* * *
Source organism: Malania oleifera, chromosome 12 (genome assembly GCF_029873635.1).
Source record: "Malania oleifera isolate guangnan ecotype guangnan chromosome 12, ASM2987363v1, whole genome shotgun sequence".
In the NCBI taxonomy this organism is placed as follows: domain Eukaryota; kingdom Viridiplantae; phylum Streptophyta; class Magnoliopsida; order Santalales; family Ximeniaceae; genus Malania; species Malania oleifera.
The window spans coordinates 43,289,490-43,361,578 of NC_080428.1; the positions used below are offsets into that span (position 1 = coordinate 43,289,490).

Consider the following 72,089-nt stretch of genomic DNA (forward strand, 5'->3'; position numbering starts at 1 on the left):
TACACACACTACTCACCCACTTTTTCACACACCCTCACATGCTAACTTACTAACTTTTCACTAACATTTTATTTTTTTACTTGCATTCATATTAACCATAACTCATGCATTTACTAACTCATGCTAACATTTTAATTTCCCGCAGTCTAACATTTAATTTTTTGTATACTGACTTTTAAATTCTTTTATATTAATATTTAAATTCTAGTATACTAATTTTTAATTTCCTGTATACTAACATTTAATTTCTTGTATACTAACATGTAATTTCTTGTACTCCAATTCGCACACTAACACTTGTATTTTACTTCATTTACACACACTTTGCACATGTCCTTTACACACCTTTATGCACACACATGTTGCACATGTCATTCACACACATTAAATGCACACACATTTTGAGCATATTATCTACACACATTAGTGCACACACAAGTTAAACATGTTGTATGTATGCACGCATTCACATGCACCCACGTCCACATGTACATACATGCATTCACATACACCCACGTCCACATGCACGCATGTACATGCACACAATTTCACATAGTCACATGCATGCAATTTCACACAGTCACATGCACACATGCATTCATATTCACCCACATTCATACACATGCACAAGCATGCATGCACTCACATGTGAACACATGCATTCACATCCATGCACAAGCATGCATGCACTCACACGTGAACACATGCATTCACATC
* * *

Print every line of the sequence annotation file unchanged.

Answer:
Source organism: Malania oleifera, chromosome 12 (genome assembly GCF_029873635.1).
Source record: "Malania oleifera isolate guangnan ecotype guangnan chromosome 12, ASM2987363v1, whole genome shotgun sequence".
In the NCBI taxonomy this organism is placed as follows: domain Eukaryota; kingdom Viridiplantae; phylum Streptophyta; class Magnoliopsida; order Santalales; family Ximeniaceae; genus Malania; species Malania oleifera.
The window spans coordinates 43,289,490-43,361,578 of NC_080428.1; the positions used below are offsets into that span (position 1 = coordinate 43,289,490).

Consider the following 72,089-nt stretch of genomic DNA (forward strand, 5'->3'; position numbering starts at 1 on the left):
TACACACACTACTCACCCACTTTTTCACACACCCTCACATGCTAACTTACTAACTTTTCACTAACATTTTATTTTTTTACTTGCATTCATATTAACCATAACTCATGCATTTACTAACTCATGCTAACATTTTAATTTCCCGCAGTCTAACATTTAATTTTTTGTATACTGACTTTTAAATTCTTTTATATTAATATTTAAATTCTAGTATACTAATTTTTAATTTCCTGTATACTAACATTTAATTTCTTGTATACTAACATGTAATTTCTTGTACTCCAATTCGCACACTAACACTTGTATTTTACTTCATTTACACACACTTTGCACATGTCCTTTACACACCTTTATGCACACACATGTTGCACATGTCATTCACACACATTAAATGCACACACATTTTGAGCATATTATCTACACACATTAGTGCACACACAAGTTAAACATGTTGTATGTATGCACGCATTCACATGCACCCACGTCCACATGTACATACATGCATTCACATACACCCACGTCCACATGCACGCATGTACATGCACACAATTTCACATAGTCACATGCATGCAATTTCACACAGTCACATGCACACATGCATTCATATTCACCCACATTCATACACATGCACAAGCATGCATGCACTCACATGTGAACACATGCATTCACATCCATGCACAAGCATGCATGCACTCACACGTGAACACATGCATTCACATC